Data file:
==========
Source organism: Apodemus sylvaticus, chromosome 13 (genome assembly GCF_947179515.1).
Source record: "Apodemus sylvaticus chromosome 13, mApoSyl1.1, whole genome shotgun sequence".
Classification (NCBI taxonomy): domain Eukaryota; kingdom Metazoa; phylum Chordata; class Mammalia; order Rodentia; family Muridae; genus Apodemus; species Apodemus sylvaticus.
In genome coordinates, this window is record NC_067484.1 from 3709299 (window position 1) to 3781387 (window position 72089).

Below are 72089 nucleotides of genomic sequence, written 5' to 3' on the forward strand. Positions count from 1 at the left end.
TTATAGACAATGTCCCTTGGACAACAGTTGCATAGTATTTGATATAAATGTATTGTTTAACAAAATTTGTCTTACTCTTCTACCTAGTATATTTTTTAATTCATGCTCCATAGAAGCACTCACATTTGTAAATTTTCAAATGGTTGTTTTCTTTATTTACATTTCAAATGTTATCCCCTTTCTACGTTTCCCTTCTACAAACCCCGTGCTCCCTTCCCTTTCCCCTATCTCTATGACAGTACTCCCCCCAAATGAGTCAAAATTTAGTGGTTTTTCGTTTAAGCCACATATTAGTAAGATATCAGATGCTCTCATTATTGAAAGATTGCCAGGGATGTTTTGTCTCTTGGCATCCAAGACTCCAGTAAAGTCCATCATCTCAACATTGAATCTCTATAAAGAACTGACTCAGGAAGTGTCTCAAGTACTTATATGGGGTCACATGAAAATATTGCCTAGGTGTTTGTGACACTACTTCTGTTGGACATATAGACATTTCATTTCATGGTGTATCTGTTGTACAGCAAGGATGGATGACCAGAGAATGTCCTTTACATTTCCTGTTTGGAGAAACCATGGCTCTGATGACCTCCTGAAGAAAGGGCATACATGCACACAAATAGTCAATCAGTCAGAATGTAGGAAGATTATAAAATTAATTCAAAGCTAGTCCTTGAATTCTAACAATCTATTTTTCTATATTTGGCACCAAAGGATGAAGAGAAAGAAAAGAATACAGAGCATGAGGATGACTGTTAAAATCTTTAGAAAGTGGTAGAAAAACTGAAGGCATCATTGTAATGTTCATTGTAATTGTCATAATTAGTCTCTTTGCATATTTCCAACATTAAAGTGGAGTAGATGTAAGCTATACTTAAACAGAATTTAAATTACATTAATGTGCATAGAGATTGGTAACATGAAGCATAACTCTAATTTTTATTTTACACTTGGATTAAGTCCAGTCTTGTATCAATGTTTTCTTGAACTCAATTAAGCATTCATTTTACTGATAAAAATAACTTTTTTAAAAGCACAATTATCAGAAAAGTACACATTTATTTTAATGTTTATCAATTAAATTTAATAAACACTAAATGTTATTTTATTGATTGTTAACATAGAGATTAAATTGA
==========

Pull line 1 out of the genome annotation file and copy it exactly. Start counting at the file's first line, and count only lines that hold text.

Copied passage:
Source organism: Apodemus sylvaticus, chromosome 13 (genome assembly GCF_947179515.1).